Minnesota has become the first state in the nation to launch a panel addressing the disproportionately high number of missing and murdered Black women and girls.
On Monday, Gov. Walz and Lt. Governor Flanagan, flanked by victim advocates, lawmakers, and public safety officials, including Rep. Ruth Richardson (DFL-Mendota Heights) and Department of Public Safety Commissioner John Harrington, held a ceremonial bill signing at the Capri Theater in Minneapolis to launch the nation’s first Missing and Murdered African American Women Task Force.
The 12-member task force, established with bipartisan support in the 2021 Public Safety and Judiciary Omnibus bill, will report recommendations to the Legislature to end violence against African American women and girls in Minnesota. The panel is comprised of victim advocates, law enforcement, and court officials who met for the first time on Monday.
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“We know African American women and girls are disproportionately subject to violent crime,” Gov. Walz said. “That’s why we took action and established a first-in-the-nation Missing and Murdered African American Women task force.”
In 2020, almost 34% of the missing women in the U.S. were Black, according to the National Crime Information Center of the FBI, while Black women comprise just 13% of the female population.
“We are seeing African American women killed in numbers we’ve never seen before,” Commissioner Harrington said at Monday’s press conference. “Despite the small number of African Americans in Minnesota, 30% of the victims in domestic violence settings are African American women.”
A recent Violence Free Minnesota’s (VFM) report found disproportionate numbers of Black and Native domestic violence homicide victims compared to statewide demographics.
“In 2020, 40% of domestic violence homicide victims were Black, while comprising less than 7% of Minnesota’s population,” read the VFM report. “Four women were pregnant at the time they were killed by a current or former intimate partner, and three of them were Black. These violent disparities are attributed to histories of colonization, chattel slavery, genocide, generational trauma, and ongoing systematic oppression.”
Harrington said that he hoped that together, the panel and lawmakers could tackle the question of “How we can bring our moms and our nanas home? Together we can never stop trying to protect our daughters from the violence in the streets,” Harrington said.
Punctuating the press conference with emotion was Peter Hayden, the father of former Sen. Jeff Hayden, and founder of Turning Point a culturally responsive chemical health clinic. Peter Hayden recounted the tragic shooting death of his daughter Taylor Hayden, 25, who was lost to random gun violence outside of an Atlanta nightclub in 2016.
Peter Hayden noted that Taylor Hayden was “not raised in the streets” and graduated from Prairie View A & M. “Some of the parents take care of their families,” he said. “But nobody tells you when the day is gonna come. No child should be left bleeding in the streets because someone didn’t care.”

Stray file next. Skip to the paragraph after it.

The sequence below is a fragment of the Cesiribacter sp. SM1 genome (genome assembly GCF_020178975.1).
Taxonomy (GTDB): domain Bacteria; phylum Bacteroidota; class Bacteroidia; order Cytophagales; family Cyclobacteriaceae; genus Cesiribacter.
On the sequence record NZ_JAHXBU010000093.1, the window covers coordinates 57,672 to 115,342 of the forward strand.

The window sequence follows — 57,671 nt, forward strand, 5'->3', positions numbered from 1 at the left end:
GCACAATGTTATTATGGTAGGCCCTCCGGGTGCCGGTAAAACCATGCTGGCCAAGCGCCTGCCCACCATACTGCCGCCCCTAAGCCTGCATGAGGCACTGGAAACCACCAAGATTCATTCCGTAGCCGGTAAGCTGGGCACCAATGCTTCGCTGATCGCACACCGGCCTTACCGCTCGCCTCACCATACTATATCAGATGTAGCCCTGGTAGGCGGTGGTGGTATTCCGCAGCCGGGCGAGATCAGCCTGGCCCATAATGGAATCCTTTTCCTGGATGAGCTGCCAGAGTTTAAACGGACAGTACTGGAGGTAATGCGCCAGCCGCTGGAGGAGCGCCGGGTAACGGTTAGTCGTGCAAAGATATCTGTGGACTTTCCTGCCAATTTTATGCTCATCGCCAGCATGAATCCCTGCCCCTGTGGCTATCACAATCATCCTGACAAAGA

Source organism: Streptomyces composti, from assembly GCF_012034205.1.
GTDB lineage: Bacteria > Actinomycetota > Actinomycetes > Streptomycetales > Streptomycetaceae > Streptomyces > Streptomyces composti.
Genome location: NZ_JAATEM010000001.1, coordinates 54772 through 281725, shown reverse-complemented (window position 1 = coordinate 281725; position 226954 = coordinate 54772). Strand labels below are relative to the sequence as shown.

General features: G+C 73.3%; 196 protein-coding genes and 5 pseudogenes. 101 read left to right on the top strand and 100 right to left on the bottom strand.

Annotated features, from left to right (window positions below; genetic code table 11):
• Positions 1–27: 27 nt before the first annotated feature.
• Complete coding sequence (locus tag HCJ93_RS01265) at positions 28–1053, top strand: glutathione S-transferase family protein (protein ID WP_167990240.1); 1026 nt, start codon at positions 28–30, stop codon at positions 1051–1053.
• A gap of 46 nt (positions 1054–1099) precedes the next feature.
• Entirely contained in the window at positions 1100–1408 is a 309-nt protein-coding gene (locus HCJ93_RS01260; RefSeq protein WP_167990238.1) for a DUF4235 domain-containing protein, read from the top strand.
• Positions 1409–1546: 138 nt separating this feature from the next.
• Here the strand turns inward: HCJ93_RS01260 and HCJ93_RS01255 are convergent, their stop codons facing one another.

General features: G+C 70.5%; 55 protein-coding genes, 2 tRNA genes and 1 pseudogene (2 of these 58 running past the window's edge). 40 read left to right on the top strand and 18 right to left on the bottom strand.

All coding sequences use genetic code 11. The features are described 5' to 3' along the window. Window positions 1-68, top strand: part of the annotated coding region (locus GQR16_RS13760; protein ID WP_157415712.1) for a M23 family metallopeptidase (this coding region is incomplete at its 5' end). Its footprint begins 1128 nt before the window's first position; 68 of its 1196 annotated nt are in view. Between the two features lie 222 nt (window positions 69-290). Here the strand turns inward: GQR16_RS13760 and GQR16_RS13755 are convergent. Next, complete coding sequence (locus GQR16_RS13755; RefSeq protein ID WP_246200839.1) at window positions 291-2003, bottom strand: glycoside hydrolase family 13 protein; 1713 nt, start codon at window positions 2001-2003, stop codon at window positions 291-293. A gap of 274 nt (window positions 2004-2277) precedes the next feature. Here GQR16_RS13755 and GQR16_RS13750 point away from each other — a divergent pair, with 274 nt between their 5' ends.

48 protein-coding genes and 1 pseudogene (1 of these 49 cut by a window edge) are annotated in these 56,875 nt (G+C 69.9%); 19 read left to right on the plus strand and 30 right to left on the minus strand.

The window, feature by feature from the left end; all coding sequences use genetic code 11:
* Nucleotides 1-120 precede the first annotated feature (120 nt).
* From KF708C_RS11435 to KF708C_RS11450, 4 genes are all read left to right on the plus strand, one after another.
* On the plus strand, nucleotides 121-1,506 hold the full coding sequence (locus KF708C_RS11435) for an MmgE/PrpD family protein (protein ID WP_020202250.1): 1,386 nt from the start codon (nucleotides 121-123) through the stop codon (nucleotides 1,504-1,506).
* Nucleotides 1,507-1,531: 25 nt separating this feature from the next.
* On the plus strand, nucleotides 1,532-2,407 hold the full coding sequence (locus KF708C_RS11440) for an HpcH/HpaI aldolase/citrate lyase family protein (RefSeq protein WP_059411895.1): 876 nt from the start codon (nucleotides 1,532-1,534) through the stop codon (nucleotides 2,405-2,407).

Rep. Richardson, who spearheaded the legislation behind the task force, spoke about the disproportionately high numbers of missing and murdered Black women and girls during an appearance on Peacock’s “Zerlina.”
“I think one of the things that we’re really struggling with as a society is that we have not done enough work to place a value on the lives of Black women and Black girls,” Rep. Richardson said. “Because when we look at the data, we see some really concerning disparities. Cases involving Black women and girls stay open four times longer than cases involving other women.”
She added, “Black girls are much less likely to get Amber Alerts than White girls are. And that’s a really important distinction because when there are no Amber Alerts, there are no police resources invested in the critical first 48 hours. And you don’t get the media attention when someone is classified as a runaway versus a child in need of support or seen as a victim.”
According to a 2010 study by Ohio State University researchers, Black children made up 33.2% of missing children cases but receive only 19.5% of news media coverage. This issue was pronounced during the recent media frenzy over the Gabby Petito case. Advocates charged that Black women and girls missing during that same time received minimal coverage compared to the around-the-clock media attention for Petito, which has been the norm historically.
“There are so many examples where the data just tells us that we’re not placing that value or premium on the lives of our Black girls and women,” Richardson lamented. She said she hoped the task force serves as a blueprint for Minnesota and other states. “We are the first [state with a task force] and should not be the last. Other states need to take action to ensure that they’re doing the work to protect Black women and girls.”
The panel is tasked with delving into the underlying causes of missing and murdered Black women and girls— including historic trauma, racism, sex trafficking, intimate partner violence, and media neglect—and producing findings and policy solutions to the Commissioner of Public Safety and Minnesota Legislature by December 2022.